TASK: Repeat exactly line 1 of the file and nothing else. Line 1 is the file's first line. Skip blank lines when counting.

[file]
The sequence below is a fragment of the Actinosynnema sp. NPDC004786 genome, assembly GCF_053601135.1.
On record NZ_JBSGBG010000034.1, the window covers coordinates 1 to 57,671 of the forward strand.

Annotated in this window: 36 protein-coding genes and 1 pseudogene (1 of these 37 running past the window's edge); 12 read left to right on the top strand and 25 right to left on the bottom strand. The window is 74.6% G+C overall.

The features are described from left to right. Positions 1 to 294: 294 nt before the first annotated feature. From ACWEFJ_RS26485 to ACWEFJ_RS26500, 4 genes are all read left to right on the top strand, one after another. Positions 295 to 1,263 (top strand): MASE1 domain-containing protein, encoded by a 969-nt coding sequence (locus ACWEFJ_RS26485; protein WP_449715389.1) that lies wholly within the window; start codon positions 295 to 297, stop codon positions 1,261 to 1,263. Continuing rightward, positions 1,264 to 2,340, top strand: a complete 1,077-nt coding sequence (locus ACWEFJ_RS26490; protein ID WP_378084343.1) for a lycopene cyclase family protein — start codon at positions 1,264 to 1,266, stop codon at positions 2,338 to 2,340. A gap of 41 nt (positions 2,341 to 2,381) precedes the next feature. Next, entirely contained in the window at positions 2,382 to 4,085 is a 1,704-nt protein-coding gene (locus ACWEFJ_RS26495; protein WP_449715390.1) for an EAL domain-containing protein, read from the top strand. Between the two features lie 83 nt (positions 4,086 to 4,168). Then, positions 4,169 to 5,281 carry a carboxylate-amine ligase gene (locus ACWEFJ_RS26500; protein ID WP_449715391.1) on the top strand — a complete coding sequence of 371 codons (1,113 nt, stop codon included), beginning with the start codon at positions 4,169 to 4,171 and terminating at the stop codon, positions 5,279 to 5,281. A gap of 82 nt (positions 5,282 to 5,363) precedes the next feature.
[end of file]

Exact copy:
The sequence below is a fragment of the Actinosynnema sp. NPDC004786 genome, assembly GCF_053601135.1.